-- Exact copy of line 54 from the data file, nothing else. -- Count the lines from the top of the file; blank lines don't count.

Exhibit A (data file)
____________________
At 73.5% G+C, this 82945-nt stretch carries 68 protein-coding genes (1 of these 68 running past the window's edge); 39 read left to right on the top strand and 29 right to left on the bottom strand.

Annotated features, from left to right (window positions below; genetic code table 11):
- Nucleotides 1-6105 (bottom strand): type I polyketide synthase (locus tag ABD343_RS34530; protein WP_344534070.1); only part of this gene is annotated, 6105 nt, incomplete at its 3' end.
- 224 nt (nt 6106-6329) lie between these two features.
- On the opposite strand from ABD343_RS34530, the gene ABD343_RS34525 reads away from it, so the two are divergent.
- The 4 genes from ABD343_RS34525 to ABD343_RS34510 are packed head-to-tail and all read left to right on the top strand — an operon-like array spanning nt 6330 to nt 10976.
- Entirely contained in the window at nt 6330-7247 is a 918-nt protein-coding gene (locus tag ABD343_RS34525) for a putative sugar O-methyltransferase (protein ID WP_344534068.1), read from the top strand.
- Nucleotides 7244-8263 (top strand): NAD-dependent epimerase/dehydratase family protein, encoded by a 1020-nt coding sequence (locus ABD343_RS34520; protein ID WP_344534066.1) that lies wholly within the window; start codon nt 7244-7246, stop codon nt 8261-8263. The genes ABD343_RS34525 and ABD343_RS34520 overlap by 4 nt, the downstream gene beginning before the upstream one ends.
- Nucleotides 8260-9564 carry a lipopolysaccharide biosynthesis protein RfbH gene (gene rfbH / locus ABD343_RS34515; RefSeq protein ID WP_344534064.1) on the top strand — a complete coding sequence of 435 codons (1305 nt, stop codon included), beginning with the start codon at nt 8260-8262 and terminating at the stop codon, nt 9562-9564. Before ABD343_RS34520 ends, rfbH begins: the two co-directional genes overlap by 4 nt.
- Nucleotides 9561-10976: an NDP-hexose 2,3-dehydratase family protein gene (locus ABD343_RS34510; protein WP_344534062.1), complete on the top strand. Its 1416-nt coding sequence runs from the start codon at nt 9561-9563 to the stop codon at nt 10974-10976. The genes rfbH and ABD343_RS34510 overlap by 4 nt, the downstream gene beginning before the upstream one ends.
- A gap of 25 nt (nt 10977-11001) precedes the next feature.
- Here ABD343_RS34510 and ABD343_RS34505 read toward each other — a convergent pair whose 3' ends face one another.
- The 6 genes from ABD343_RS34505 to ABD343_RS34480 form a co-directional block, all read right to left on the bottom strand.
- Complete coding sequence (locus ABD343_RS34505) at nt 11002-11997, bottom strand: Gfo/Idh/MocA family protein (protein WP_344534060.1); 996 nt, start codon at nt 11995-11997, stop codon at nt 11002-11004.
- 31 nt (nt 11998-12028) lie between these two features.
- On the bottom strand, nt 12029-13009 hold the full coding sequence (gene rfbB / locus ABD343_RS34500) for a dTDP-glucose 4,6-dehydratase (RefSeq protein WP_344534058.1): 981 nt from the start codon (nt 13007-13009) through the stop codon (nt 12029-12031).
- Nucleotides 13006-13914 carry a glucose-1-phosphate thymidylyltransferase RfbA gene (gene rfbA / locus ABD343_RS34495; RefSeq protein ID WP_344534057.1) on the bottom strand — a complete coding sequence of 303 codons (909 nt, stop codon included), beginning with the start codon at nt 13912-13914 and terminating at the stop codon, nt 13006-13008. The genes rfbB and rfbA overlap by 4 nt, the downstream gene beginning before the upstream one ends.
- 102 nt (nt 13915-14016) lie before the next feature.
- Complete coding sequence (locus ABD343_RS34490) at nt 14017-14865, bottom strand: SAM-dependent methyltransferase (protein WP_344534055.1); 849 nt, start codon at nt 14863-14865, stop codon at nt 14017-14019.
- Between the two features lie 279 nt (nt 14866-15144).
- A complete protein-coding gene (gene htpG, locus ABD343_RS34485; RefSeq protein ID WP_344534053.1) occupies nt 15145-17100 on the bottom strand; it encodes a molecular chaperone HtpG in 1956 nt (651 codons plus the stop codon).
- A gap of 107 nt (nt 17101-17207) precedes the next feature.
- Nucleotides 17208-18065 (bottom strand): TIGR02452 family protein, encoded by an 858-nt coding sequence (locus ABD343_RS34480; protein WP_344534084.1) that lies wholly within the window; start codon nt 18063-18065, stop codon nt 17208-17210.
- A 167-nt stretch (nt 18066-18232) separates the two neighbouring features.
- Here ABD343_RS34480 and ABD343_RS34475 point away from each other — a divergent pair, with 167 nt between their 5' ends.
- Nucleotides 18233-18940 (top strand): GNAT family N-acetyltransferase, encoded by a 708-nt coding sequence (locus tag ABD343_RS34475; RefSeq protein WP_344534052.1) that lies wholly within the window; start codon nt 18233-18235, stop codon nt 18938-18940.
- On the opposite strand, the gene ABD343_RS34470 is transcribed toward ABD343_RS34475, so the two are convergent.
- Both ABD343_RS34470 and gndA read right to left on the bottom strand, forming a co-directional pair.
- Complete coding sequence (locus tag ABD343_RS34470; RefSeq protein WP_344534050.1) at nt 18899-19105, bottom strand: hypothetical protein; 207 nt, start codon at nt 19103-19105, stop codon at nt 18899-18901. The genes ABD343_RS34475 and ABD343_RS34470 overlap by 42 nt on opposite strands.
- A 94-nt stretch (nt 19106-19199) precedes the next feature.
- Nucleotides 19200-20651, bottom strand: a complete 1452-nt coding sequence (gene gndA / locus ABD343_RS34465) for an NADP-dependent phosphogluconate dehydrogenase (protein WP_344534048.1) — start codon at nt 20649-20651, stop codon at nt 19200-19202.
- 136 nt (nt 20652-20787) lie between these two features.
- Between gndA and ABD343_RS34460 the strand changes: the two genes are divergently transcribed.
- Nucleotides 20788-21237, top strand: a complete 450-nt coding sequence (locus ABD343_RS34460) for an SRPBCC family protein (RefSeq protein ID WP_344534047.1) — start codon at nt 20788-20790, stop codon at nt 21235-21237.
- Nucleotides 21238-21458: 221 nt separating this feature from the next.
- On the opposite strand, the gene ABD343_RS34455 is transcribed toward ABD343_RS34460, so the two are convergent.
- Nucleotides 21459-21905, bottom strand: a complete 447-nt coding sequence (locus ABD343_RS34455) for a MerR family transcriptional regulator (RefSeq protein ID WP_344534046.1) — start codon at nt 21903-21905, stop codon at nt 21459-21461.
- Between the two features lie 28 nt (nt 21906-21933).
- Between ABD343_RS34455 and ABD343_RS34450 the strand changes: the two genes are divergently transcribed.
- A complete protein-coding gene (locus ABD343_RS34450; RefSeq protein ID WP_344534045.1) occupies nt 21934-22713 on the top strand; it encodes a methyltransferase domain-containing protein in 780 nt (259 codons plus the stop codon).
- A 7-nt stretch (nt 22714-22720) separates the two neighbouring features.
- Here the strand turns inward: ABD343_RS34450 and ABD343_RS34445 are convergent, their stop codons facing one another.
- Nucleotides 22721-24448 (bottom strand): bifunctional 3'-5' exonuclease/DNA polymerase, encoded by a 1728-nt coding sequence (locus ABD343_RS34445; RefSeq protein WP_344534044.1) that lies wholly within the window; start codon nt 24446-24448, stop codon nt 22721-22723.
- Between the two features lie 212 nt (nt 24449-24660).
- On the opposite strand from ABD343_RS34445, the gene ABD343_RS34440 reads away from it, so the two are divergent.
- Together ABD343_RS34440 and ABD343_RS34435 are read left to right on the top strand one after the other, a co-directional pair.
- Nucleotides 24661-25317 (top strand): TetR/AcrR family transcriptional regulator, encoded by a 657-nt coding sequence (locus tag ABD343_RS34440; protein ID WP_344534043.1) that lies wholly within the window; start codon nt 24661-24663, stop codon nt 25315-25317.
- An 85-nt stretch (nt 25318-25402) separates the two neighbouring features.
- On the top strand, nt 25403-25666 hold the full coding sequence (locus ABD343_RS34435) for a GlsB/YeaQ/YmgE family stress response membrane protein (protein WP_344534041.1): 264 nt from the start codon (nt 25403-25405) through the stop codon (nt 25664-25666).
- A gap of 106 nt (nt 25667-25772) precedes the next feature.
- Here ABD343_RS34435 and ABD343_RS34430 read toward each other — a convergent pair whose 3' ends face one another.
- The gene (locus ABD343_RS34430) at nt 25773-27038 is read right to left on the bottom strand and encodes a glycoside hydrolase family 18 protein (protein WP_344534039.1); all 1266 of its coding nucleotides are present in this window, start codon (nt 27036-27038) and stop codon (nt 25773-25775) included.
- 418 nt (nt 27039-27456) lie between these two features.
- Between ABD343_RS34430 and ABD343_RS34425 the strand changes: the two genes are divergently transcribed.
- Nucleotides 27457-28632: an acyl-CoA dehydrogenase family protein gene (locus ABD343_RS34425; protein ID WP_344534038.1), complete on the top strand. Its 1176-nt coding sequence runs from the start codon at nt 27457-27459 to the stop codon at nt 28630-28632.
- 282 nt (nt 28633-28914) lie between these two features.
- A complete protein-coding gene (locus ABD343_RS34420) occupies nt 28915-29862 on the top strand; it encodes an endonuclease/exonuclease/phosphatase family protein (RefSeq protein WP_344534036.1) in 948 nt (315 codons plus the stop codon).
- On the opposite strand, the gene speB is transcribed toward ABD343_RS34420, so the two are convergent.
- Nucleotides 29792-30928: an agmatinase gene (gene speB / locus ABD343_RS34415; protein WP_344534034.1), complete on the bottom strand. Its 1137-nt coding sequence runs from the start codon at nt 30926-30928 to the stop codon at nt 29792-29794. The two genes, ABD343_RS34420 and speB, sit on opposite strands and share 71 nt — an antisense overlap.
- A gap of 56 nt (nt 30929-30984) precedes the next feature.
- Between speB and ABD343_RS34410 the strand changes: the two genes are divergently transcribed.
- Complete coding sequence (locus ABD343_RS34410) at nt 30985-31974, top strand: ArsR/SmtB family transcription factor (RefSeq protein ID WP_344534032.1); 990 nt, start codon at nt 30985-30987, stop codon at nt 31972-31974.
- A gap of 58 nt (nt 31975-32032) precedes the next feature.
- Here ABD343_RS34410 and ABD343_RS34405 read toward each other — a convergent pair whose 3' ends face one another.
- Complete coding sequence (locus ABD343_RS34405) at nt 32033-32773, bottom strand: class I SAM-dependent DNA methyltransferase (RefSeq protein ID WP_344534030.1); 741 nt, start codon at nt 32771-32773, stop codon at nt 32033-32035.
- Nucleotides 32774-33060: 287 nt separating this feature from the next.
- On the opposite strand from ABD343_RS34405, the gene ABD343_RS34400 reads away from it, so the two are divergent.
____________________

- Between ABD343_RS34430 and ABD343_RS34425 the strand changes: the two genes are divergently transcribed.